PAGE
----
Power in the Tower: Tribune Co. execs keep jockeying for position
Sure, Tribune Co. may be in its record-breaking third year of bankruptcy with legal fees topping$150 million and no end in sight to its financial turmoil. But that’s no reason you can’t admire the way their folks still manage to put a positive spin on corporate intrigue inside Tribune Tower.
The latest back-stabbing shenanigans at 435 North Michigan involve the knifing of one of former CEO Randy Michaels’ last lieutenants by Nils Larsen, a longtime and trusted associate of the company’s embattled chairman, Sam Zell.
“It’s another case of Sam’s guys turning on Randy’s guys,” said a former insider who met a similar fate after Michaels was bounced last fall. “But they all know they could be gone once the bankruptcy is settled and Sam is out of the picture.”
The ouster this week of Jerry Kersting and the elimination of his position as president of Tribune Broadcasting leaves just two cronies of Michaels in positions of authority at Tribune Co. Where once dozens of his former Jacor and Clear Channel Radio buddies ran amok in the suites of Tribune Tower, now only Steve Gable remains as executive vice president and chief technology officer, and Sean Compton continues as president of programming.
Like many of Michaels’ key hires, Kersting was short on qualifications but long on bluster: “We intend to shake up traditional local television news by doing things differently,” he declared at the time of his promotion in May 2010. To Kersting, doing things differently apparently meantgutting major market newscasts and resurrecting the career of convicted felon Larry Mendte. In the end, the only meaningful shakeup occurred in Kersting’s office.
Yet as unfit as Kersting was to run Tribune’s broadcasting empire — encompassing cable network WGN America, news/talk WGN-AM (720), WGN-Channel 9, CLTV, and 22 other television stations — Larsen (pictured left) seems hardly more qualified. Known as the financial whiz who was instrumental in Zell’s takeover of Tribune Co., he was strictly a back-room mergers and acquisitions guy. From what I can tell, he has never managed a broadcast operation of any size or worked a day in his life in the business.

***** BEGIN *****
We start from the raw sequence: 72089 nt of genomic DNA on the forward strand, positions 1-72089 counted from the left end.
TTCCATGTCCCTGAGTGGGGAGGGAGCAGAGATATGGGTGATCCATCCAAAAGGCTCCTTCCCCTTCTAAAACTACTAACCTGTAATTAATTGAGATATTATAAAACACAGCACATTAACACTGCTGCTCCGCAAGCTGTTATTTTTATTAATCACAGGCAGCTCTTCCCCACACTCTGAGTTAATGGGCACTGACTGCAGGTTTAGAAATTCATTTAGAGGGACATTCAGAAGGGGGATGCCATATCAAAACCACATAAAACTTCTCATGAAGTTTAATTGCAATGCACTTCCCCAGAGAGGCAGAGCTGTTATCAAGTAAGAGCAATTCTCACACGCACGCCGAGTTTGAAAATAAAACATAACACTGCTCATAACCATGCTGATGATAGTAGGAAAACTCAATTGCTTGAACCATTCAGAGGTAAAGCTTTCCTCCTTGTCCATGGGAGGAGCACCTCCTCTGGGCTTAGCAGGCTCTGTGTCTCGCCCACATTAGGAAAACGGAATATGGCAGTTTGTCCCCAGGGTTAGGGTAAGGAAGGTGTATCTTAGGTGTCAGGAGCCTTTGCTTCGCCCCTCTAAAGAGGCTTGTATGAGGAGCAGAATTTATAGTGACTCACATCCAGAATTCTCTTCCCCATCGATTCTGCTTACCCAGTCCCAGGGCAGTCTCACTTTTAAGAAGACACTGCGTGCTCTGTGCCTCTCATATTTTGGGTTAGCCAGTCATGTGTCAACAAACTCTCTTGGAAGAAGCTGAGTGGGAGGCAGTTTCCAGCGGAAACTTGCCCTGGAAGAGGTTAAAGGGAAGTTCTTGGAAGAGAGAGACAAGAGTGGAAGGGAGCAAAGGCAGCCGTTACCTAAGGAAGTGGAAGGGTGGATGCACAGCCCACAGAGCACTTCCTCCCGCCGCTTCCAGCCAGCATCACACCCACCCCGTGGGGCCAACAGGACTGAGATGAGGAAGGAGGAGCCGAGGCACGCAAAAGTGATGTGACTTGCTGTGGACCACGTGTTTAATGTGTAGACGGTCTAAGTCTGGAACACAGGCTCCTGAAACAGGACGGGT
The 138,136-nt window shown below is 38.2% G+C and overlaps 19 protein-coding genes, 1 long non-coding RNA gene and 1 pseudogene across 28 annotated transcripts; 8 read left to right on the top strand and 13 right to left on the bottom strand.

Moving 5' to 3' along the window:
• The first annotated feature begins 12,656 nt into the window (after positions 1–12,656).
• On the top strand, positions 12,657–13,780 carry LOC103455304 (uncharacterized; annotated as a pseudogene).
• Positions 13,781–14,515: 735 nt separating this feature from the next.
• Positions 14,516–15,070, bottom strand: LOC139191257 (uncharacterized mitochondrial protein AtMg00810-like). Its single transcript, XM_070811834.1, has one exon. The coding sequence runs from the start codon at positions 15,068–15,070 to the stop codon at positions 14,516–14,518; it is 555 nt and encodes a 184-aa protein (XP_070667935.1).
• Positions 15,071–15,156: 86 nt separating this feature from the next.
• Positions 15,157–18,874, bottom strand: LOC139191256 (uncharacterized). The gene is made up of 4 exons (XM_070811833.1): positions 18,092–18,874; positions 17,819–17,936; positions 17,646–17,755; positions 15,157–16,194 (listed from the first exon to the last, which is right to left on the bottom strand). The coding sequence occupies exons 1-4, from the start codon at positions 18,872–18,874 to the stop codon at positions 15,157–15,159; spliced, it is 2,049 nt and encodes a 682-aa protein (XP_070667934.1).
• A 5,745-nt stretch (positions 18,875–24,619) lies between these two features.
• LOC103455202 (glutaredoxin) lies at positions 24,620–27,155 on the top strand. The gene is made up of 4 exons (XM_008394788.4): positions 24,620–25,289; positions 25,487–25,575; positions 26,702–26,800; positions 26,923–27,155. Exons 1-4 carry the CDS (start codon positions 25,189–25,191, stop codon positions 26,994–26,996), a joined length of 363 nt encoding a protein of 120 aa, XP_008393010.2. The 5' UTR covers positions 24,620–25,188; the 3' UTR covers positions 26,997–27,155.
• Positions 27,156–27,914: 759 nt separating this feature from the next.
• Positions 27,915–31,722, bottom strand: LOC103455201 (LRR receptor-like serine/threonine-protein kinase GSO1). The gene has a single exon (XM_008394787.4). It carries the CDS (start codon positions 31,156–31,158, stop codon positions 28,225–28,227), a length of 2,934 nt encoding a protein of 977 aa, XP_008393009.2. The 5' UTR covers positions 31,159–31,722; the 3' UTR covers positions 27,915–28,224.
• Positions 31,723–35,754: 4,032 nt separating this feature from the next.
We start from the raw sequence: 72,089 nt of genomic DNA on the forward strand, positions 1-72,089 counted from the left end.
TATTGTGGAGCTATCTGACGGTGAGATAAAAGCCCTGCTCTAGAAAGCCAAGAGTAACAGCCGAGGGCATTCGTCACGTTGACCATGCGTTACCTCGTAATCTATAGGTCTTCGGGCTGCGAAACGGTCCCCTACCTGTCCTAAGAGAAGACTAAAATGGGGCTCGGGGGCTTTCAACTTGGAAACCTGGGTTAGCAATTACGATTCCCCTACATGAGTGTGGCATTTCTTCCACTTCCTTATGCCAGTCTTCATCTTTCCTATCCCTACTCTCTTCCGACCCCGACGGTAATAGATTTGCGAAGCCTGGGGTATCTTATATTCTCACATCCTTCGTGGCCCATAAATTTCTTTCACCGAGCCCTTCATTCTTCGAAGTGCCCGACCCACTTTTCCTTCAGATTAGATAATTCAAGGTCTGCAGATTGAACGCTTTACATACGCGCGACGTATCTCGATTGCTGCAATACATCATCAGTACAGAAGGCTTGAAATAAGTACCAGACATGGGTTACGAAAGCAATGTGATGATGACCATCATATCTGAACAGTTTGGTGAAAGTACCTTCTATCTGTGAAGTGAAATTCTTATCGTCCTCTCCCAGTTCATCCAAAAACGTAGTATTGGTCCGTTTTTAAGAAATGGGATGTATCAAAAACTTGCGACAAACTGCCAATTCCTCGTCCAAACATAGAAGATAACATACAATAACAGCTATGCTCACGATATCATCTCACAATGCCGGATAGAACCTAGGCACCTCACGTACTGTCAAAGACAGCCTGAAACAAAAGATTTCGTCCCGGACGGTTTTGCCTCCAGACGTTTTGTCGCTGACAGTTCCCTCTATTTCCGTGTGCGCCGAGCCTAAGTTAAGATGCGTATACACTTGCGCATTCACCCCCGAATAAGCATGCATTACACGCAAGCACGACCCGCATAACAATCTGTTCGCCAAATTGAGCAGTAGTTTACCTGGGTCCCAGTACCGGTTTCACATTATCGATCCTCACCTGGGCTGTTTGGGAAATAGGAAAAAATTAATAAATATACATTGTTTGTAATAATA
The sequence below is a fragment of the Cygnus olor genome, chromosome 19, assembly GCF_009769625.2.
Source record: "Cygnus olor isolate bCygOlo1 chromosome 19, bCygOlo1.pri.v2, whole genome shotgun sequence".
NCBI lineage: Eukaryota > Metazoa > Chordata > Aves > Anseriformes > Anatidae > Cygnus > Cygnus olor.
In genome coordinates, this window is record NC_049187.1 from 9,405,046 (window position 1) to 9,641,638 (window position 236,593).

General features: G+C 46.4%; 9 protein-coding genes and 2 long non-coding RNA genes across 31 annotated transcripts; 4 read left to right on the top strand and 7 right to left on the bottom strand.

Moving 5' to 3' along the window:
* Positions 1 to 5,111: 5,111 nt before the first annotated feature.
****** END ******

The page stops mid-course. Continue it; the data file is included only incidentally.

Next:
“He’s someone who grew up in Sam’s environment and made a lot of money for him, but I don’t know how he sold himself as the right person to lead a group of television stations and a radio station,” said a former colleague. “A lot of general managers who’ve been career broadcasters for 30 or 40 years must be scratching their heads today.”
Larsen is crafty, too. When the Tribune Co. board installed him as part of a four-man executive council after forcing out Michaels last fall, he created an additional title for himself — “chairman of Tribune Broadcasting” — as a way to insure his survival if he didn’t emerge as top dog. Sure enough, when Eddy Hartenstein beat out Larsen and fellow execs Tony Hunter and Don Liebentritt for the job of president and CEO of Tribune Co. last month, it was a simple step for Larsen to remove Kersting and seize the broadcasting division for himself.
On Tuesday, Larsen was named chief executive officer of Tribune Broadcasting while continuing as chief investment officer of Tribune Co. “We have momentum and there’s a lot more opportunity ahead,” he said in a statement.
Now that’s something Larsen knows all about.